Everything a computer does at some point involves RAM ("Memory"). Typical home computers, and small servers have between 4 and 16 gigabytes of it. Defects RAM is not easily detected because the symptoms are very unspecific. But in almost all cases bad RAM corrupts data that is saved to disk at some point. Corrupted data can be anything between a pixel in a video having a slightly different color than is should, documents/databases that are no longer readable, or -- worst -- data that you or your company is liable for has changed its meaning without anyone finding out until it is too late.
In mid 2009 Google and Bianca Schroeder from the University of Toronto published a study that showed that Google’s -- albeit commodity grade -- server hardware is prone to memory errors: Each year a third of the studied systems suffered at least on correctable memory error (CE). According to their study, a system that had a CE in the past is very likely to have much more CEs or even uncorrectable errors (UE) in the near future. It is safe to assume, that consumer grade hardware is likely to show worse behaviour. These results emphasize the importance of the early detection of defective memory modules.
Not only Google found this: From the NASA website, updated May 17, 2010 at 5:00 PT.
One flip of a bit in the memory of an onboard computer appears to have caused the change in the science data pattern returning from Voyager 2, engineers at NASA’s Jet Propulsion Laboratory said Monday, May 17. A value in a single memory location was changed from a 0 to a 1.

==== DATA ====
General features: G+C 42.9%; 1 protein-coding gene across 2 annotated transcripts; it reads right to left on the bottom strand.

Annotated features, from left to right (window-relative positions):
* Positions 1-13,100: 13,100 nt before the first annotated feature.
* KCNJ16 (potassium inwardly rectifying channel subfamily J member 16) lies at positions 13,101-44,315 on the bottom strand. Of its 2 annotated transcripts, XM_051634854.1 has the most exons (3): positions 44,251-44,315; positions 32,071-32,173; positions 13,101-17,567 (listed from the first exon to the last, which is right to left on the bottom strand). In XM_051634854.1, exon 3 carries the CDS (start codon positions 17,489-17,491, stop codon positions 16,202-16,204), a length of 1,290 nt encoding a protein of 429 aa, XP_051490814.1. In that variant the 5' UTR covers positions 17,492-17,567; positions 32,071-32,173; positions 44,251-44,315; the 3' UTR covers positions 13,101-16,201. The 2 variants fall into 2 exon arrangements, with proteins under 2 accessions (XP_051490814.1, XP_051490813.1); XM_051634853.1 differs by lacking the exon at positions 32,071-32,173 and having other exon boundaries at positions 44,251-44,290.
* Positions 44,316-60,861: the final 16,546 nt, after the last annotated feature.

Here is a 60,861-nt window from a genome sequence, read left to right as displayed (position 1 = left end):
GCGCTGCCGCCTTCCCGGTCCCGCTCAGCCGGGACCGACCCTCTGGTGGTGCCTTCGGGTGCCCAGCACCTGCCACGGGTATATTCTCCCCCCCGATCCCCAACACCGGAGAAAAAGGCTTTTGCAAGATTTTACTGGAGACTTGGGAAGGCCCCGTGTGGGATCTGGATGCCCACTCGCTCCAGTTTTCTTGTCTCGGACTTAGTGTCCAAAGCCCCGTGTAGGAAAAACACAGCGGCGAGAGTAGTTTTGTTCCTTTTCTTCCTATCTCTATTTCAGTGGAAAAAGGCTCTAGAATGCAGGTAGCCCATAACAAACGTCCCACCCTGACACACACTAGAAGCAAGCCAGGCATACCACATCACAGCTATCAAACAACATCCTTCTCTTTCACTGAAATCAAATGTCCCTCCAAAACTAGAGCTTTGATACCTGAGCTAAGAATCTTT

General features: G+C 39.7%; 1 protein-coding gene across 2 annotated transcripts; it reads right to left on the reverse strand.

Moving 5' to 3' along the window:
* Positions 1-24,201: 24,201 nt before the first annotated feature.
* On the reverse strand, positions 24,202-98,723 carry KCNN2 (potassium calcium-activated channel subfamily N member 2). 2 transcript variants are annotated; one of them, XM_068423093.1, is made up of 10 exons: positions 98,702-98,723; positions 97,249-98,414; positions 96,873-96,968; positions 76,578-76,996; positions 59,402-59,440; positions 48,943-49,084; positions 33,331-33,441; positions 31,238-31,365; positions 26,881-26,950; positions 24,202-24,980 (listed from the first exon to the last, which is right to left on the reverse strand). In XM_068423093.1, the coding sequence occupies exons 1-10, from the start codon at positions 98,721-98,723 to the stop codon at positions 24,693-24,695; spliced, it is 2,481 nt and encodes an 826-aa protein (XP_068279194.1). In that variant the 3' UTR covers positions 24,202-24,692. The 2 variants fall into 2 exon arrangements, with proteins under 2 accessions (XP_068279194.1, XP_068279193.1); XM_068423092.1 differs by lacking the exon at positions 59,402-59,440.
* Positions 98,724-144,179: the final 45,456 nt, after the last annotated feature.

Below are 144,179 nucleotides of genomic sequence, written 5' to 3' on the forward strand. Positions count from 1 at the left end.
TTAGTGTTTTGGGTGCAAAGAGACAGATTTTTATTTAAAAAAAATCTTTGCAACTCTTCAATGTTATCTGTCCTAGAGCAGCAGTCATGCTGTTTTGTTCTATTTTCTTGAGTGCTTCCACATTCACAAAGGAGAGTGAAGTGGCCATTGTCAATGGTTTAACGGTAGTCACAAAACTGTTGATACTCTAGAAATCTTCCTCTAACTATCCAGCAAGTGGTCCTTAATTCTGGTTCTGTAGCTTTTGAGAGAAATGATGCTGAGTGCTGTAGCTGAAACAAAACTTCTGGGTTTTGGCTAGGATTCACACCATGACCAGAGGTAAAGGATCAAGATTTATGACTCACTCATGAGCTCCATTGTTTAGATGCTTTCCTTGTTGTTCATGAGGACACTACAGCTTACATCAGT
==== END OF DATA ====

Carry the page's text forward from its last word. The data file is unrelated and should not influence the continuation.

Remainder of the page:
Broken RAM is bad. Finding defect RAM is a non trivial task, and can be done in hardware (e.g. ECC memory), software (e.g. memtest86+) or a combination of both. Hardware tests do not find all errors, and conventional software tests require many hour long downtimes of the machines. Other software tests can run while the computer is in normal use, e.g. editing spreadsheets or serving webpages. These programs have a different problem: They just randomly poke around the computer memory, and often test only very small parts of the system memory.
In my diploma thesis I developed an online memory test for the Linux kernel. This is a program (userspace & kernel module) that can test substantial (~70%, more with some programming) parts of the computers memory while the computer is in normal use, thus solving the biggest current problem with memory test.
The implementation has three major parts:
- A kernel module that allows user space programs to request, and isolate specific page frames.
- A userspace implementation that drives the test: It decides which frame to test when, and how.
- Userpace implementations that implement the test algorithms to test a single page frame.
Further there are some tools to analyse the memory management:
Horst Schirmeier greatly extended the base laid by the thesis, e.g. by implementing the test algorithms in
C, and by claiming more types of memory.